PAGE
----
Roxane says: "Five stars, and yet. . ."
    "Five stars, and yet. . ."
    Overall

    . . . this is perhaps not one of Sayers's most memorable mysteries, but one of the few that is available. I wish that Audible carried more of her titles.

    15 of 15 people found this review helpful
  • The Sweetness at the Bottom of the Pie

    • UNABRIDGED (9 hrs and 53 mins)
    • By Alan Bradley
    • Narrated By Jayne Entwistle
    • Whispersync for Voice-ready
    Overall
    (1541)
    Performance
    (1006)
    Story
    (1008)

    It is the summer of 1950 and a series of inexplicable events has struck Buckshaw, the decaying English mansion that Flavia's family calls home. A dead bird is found on the doorstep, a postage stamp bizarrely pinned to its beak. Hours later, Flavia finds a man lying in the cucumber patch and watches him as he takes his dying breath. For Flavia, who is both appalled and delighted, life begins in earnest when murder comes to Buckshaw.

    Midi says: "Terrific story...spot-on narration"
    "Introducing a delightful young sleuth!"
    Overall

    The charm of this mystery lies in its refreshing sleuth--a cold-blooded, brilliantly precocious eleven-year-old girl named Flavia de Luce, who reminded me more than a little of Wednesday Addams. I am glad to discover that there has been a sequel.

    0 of 0 people found this review helpful
  • I, Claudius

    • UNABRIDGED (16 hrs and 48 mins)
    • By Robert Graves
    • Narrated By Nelson Runger
    Overall
    (1383)
    Performance
    (678)
    Story
    (683)

    Here is one of the best historical novels ever written. Lame, stammering Claudius, once a major embarrassment to the imperial family and now emperor of Rome, writes an eyewitness account of the reign of the first four Caesars: the noble Augustus and his cunning wife, Livia; the reptilian Tiberius; the monstrous Caligula; and finally old Claudius himself. Filled with poisonings, betrayal, and shocking excesses, I Claudius is history that rivals the most exciting contemporary fiction.

    Chris says: "Unsurpassed, addictive brilliance"
    "An old favorite"
    Overall

    I've always loved this book, and have read it several times since seeing the BBC televised version years ago. An eminent classical scholar, Graves re-imagines the early Caesars as the ultimate dysfunctional British extended family, and having read his story, one finds it almost impossible to imagine them any other way.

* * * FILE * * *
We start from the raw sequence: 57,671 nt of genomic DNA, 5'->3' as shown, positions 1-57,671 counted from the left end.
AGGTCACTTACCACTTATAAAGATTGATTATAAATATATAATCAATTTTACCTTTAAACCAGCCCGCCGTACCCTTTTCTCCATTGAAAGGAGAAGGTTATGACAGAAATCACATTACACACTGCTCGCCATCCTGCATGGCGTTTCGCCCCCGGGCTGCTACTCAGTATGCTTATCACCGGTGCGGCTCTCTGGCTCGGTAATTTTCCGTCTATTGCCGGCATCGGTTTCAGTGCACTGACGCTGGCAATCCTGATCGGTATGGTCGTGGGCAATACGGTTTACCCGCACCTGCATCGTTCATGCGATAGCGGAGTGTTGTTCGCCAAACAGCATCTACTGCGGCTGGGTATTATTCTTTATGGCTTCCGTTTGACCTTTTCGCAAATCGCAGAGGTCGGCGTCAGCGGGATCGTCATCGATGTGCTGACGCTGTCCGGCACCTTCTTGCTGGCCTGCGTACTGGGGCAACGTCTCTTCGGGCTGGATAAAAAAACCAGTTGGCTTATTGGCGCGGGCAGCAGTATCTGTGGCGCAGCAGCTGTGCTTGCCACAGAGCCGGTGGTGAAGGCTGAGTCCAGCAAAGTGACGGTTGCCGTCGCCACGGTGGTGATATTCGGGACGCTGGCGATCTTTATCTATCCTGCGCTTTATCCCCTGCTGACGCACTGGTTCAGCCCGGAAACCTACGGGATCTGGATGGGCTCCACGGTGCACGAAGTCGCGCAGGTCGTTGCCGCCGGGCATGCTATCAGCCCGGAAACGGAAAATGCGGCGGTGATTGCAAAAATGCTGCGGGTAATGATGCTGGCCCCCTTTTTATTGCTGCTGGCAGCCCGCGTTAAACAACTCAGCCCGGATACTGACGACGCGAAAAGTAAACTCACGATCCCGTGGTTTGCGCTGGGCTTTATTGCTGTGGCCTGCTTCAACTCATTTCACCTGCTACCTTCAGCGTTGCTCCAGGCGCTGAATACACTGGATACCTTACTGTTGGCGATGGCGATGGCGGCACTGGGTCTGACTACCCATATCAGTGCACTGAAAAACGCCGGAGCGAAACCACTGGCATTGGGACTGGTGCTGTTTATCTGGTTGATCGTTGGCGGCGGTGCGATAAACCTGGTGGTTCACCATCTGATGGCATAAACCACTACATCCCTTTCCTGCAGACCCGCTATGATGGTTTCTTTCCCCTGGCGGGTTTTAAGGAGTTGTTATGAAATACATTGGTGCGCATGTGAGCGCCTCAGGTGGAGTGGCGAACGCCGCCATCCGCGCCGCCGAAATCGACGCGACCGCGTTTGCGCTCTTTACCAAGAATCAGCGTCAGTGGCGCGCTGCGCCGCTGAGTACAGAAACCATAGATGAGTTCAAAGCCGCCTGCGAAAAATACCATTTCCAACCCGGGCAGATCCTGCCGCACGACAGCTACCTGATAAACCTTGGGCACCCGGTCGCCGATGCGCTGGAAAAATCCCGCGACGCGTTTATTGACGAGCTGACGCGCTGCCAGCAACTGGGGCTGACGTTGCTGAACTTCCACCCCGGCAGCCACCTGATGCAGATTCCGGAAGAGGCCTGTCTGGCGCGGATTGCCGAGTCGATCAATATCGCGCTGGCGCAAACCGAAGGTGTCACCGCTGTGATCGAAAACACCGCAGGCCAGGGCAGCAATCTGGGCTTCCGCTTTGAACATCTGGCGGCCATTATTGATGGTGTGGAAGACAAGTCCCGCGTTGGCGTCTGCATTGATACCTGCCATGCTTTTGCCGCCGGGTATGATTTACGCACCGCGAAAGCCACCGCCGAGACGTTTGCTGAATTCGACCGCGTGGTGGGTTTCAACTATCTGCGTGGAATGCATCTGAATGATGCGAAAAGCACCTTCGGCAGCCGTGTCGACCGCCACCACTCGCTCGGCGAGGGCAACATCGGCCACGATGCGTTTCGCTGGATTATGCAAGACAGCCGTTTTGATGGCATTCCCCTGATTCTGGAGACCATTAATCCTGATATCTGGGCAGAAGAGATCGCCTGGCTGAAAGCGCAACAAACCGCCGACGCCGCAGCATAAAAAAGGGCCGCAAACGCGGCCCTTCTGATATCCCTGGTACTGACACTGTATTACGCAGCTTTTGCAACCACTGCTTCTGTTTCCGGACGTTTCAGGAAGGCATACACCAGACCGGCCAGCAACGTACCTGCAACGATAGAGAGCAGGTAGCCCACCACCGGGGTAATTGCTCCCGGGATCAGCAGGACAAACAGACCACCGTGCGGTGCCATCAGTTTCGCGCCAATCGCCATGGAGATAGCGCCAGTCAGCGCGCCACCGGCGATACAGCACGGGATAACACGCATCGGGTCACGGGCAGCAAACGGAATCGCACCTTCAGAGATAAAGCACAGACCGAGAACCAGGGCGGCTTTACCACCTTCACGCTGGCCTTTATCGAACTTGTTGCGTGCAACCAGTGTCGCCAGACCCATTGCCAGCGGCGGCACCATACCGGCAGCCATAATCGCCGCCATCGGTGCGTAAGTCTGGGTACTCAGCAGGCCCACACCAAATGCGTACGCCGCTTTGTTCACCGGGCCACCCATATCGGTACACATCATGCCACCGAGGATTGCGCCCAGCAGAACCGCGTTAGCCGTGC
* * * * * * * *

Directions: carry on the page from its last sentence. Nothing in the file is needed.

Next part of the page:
I downgraded this reading by one point for a completely unfair reason: Nelson Runger doesn't do a bad job, but he isn't Derek Jacobi. (If you want Jacobi, you have to get the abridged version--a cruel choice that cost me a considerable amount of agonizing.) But once you start thinking of the ancient Romans as a dysfunctional British family, it's jarring to hear the story in an American accent.

    1 of 1 people found this review helpful
  • Chivalry

    • UNABRIDGED (27 mins)
    • By Neil Gaiman
    • Narrated By Christina Pickles
    Overall
    (1155)
    Performance
    (311)
    Story
    (308)

    "A delicious tale of an elderly British matron who buys the Holy Grail at a rummage sale. Selected Shorts is an award-winning series of classic and contemporary short fiction read by acclaimed actors. The readings are recorded live at Peter Norton Symphony Space in New York City. The Selected Shorts radio series is a co-production of Symphony Space and WNYC, New York Public Radio, and is heard on public radio stations nationwide."

    Teresa says: "A delightful story!"
    "Charming freebie"
    Overall

    If you already know and love Neil Gaiman, you need this. If you haven't yet had the pleasure, what better way to check him out?

    0 of 0 people found this review helpful